An interview with SETI’s Senior Director of Education and STEM Programs, Dr. Simon Steel
Ever wondered what life on other planets would look like from a scientific perspective? Well, if you lived on a planet with twice the gravity of Earth, you would come crashing down twice as hard if you fell. So, some creatures would perhaps be stronger, stockier and with legs close to the ground.
And what if there really were Martians? Well, Mars is a planet with low gravity so, think of creatures with thin, spindly legs. And if life evolved on a dense soupy planet then you could perhaps see creatures as big as whales or elephants flying not through air but, through a liquid atmosphere.
The humans species is not at the top of the evolutionary ladder. We are not the end point or the goal of evolution. Odd as it might sound to some but we where accidents. We eat and breath through our mouths and that means we can choke on food. That’s a terrible design! Maybe aliens evolved differently and don’t need to breathe through a mouth but, like worms do, through their skin. Anything is possible as long as it makes sense for the environment.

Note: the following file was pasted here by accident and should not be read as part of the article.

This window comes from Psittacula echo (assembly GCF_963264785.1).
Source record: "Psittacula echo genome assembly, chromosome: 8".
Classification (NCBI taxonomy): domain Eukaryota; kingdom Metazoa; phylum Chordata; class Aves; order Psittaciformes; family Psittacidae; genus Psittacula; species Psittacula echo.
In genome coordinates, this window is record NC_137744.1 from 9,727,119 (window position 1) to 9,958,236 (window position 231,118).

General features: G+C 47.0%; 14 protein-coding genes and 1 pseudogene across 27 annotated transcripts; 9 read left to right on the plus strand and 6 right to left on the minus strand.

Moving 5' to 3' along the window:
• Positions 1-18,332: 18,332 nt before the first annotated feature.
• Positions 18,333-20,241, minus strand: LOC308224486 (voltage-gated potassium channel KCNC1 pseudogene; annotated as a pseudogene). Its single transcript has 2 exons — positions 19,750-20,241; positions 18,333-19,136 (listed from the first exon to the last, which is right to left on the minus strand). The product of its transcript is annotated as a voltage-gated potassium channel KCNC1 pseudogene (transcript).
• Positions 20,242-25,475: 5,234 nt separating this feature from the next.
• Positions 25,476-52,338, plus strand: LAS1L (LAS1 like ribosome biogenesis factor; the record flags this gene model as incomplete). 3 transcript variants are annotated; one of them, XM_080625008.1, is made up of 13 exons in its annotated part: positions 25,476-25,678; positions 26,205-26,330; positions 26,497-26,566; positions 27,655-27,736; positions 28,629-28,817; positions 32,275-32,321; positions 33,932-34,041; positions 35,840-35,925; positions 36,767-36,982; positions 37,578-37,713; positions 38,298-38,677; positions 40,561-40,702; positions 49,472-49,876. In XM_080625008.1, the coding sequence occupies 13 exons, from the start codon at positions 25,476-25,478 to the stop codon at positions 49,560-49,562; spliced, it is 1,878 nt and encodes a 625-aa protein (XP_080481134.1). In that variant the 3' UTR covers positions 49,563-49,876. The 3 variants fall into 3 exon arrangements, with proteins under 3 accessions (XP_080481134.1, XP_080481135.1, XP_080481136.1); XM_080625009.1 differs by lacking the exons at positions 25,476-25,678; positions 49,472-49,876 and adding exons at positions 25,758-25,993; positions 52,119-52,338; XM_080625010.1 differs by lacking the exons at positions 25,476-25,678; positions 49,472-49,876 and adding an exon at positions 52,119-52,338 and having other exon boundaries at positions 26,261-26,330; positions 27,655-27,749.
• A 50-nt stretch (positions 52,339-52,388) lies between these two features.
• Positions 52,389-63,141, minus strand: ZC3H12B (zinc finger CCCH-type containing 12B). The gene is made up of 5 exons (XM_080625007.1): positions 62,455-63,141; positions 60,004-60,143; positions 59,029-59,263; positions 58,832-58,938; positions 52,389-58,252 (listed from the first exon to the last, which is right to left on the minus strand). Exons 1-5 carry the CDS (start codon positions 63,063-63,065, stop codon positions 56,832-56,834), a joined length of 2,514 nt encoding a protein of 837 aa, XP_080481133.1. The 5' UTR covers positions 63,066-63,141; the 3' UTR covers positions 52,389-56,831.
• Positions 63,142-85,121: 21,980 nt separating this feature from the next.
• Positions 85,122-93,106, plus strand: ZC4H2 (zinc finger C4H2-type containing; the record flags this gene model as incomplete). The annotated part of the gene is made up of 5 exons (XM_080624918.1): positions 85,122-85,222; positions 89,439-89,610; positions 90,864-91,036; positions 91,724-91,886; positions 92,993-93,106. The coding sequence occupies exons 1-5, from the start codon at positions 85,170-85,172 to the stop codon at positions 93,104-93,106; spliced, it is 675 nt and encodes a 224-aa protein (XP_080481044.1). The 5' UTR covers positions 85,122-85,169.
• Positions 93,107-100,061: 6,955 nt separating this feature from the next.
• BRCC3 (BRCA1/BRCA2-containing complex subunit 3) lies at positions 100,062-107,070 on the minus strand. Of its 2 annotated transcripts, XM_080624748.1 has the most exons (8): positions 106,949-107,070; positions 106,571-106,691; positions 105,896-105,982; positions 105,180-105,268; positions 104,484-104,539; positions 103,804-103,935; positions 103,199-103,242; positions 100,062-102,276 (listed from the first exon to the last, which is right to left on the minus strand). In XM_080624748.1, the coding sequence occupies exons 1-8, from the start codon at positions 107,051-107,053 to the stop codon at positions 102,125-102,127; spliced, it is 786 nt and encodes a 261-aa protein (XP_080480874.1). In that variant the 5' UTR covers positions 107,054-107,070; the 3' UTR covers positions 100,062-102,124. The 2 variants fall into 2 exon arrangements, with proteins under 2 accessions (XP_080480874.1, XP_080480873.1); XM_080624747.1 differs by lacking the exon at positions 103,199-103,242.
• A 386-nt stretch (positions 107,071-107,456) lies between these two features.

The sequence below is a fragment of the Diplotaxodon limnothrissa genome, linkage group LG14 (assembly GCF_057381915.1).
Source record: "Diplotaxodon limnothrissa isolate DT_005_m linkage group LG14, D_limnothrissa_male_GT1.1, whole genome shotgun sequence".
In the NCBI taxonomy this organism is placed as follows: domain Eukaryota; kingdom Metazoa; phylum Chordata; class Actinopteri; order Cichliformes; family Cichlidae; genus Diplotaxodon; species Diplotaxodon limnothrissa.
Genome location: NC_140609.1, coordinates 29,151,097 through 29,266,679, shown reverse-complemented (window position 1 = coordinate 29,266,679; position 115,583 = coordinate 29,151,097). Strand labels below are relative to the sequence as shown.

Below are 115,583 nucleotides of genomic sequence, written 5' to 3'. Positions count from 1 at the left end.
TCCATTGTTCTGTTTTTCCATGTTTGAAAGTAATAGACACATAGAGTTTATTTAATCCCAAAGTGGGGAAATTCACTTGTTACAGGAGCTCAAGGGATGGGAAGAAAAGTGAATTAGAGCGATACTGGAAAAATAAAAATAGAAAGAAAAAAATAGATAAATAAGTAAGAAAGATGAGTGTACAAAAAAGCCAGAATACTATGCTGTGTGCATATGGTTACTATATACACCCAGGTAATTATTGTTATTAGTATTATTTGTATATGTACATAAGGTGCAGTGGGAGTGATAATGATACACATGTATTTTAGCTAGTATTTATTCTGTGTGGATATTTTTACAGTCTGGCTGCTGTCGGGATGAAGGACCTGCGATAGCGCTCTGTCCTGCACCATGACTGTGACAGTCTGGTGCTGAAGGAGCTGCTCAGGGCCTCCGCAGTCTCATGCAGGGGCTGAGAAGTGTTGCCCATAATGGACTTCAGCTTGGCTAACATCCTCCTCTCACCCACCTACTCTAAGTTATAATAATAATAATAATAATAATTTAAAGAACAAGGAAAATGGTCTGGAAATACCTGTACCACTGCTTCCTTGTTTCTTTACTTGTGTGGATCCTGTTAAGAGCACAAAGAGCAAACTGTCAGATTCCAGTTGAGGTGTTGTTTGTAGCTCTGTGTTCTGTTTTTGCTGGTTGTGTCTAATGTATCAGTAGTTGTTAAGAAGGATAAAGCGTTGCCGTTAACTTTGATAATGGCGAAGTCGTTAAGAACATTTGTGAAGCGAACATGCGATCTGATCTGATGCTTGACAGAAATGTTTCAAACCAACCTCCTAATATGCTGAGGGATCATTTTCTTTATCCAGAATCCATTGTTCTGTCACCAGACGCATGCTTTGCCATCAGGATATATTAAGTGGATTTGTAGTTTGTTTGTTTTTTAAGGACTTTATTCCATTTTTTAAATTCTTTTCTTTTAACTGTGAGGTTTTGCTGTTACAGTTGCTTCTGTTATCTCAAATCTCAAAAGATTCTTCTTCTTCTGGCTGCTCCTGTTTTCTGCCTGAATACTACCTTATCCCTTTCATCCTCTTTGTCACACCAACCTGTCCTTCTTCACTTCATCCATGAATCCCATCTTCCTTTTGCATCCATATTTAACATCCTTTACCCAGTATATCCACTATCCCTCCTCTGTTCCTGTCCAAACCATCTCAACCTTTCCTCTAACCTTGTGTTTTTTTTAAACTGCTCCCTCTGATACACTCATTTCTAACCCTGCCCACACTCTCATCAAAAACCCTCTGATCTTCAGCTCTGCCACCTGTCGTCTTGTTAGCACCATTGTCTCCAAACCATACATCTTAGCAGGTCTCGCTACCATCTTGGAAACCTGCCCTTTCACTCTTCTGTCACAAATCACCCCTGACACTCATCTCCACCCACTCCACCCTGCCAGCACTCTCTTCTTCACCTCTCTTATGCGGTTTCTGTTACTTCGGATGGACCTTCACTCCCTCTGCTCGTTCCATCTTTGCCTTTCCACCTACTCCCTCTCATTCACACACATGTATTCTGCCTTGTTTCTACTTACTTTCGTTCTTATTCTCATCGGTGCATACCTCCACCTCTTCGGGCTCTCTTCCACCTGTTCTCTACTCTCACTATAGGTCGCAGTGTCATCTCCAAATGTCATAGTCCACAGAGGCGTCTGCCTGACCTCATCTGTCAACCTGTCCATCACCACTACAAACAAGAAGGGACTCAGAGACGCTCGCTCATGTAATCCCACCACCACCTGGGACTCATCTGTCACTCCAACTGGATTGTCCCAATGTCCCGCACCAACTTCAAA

But how do we contact ‘them’ in this huge, vast universe and…what if we really do find complex life out there? Would it change our place in the universe because it is telling us that we are not alone?
I am your host Maria Anna van Driel… and you’re listening to “The Next Truth; Where Science and Myth Meet” and this week we are going to make an adventurous journey through the universe with SETI‘s Senior Director of Education and STEM Programs, Dr. Simon Steel. So, fasten your seatbelts, put on your space helmets, get rid of those outdated alien stereotypes and let’s explore our cosmic freezer like galactic detectives.